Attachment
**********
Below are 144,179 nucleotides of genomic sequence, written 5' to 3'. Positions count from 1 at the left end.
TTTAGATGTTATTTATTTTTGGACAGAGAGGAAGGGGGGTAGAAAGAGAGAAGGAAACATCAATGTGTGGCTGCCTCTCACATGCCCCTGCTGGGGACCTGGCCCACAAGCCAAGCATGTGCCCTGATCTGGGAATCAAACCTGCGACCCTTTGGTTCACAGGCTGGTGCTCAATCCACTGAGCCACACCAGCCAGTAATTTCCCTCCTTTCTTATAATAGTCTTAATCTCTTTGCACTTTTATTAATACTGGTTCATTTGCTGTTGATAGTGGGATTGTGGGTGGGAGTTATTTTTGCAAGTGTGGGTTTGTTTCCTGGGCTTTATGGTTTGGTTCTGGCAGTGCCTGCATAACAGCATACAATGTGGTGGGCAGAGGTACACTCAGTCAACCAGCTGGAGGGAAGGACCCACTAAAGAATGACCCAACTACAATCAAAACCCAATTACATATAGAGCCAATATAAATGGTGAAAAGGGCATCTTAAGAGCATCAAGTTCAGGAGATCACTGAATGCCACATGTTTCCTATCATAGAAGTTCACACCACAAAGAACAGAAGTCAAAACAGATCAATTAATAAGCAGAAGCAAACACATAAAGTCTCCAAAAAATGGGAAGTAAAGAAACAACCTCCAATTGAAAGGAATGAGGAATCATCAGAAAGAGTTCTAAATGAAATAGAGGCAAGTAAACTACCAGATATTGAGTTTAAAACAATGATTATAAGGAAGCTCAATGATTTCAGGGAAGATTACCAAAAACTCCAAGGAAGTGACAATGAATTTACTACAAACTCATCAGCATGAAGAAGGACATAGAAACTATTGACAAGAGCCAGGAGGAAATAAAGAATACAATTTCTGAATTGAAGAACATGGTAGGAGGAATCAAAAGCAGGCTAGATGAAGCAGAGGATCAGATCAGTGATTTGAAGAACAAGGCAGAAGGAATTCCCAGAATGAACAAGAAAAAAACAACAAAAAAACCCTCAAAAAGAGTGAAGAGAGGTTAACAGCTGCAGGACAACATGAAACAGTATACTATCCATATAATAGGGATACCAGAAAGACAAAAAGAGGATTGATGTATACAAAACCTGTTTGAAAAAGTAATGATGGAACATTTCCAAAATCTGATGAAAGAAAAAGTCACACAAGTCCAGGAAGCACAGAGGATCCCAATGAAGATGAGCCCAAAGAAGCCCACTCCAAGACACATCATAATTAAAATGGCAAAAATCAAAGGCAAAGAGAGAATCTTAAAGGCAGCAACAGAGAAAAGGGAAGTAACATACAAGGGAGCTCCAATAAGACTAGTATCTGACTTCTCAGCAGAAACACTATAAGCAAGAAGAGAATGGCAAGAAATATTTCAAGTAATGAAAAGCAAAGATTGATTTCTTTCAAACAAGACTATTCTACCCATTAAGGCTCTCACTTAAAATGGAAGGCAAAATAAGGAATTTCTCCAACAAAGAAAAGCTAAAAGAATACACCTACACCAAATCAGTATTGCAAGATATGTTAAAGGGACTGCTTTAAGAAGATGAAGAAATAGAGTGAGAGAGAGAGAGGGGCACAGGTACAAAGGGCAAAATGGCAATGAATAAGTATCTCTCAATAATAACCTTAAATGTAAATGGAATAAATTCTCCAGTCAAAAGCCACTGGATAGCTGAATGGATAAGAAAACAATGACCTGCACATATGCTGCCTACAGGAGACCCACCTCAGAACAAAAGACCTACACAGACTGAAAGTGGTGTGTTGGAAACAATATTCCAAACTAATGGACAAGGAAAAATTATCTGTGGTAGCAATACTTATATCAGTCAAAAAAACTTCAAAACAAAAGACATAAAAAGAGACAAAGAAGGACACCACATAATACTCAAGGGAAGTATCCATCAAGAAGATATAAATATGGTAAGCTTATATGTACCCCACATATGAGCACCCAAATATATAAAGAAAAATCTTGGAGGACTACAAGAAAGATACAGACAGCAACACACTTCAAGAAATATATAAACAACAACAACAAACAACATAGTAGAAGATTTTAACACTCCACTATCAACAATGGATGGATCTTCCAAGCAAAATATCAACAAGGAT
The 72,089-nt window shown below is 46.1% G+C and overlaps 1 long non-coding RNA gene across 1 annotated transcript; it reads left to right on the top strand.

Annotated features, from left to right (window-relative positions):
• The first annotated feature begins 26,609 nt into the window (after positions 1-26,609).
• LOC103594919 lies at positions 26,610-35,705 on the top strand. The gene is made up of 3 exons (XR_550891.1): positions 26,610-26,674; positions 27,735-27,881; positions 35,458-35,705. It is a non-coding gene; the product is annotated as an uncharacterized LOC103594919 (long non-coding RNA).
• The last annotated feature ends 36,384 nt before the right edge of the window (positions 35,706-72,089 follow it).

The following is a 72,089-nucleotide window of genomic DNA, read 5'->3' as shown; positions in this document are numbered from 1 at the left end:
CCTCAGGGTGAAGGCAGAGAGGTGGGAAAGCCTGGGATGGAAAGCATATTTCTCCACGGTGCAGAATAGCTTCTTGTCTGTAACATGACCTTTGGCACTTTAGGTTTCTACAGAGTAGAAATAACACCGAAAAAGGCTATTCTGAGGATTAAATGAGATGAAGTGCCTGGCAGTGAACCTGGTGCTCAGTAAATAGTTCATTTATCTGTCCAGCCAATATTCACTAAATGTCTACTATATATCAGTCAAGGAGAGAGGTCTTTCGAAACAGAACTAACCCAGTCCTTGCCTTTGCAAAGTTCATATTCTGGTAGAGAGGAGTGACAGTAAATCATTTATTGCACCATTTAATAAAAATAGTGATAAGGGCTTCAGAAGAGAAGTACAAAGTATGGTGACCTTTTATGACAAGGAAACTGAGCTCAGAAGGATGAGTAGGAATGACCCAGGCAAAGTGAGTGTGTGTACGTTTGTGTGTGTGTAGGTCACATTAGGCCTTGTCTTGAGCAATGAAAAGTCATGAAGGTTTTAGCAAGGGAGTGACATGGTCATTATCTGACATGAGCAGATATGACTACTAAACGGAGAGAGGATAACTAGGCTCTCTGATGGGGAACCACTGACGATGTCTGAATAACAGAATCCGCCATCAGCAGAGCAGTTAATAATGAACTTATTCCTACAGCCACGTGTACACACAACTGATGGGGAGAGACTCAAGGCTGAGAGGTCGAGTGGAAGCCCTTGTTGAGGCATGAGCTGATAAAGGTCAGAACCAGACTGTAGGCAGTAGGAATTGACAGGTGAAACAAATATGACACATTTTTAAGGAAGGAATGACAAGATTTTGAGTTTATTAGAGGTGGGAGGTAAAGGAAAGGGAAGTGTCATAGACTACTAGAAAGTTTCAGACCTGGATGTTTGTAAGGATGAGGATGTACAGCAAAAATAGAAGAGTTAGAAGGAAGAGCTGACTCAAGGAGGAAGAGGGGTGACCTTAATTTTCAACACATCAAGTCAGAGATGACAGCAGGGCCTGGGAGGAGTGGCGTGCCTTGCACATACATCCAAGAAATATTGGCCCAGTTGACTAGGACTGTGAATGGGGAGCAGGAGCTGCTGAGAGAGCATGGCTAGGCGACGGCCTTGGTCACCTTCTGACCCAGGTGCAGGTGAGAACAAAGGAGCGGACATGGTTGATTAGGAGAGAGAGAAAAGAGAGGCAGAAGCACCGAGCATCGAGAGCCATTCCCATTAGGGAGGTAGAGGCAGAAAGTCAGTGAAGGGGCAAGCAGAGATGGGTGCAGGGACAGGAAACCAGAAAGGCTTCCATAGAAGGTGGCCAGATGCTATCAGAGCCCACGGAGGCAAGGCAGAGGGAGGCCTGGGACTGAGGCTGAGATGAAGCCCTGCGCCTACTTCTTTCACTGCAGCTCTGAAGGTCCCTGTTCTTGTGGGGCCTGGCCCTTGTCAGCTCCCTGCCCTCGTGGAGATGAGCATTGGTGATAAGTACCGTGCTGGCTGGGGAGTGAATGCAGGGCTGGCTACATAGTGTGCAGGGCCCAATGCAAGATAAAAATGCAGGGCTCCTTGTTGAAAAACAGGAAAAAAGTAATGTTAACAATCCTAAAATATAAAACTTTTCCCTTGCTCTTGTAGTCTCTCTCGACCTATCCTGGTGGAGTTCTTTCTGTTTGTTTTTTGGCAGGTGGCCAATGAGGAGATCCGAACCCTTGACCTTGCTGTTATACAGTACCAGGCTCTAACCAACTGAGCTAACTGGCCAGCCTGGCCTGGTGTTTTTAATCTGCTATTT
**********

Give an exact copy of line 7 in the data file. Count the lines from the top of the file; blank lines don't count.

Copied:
• The last annotated feature ends 36,384 nt before the right edge of the window (positions 35,706-72,089 follow it).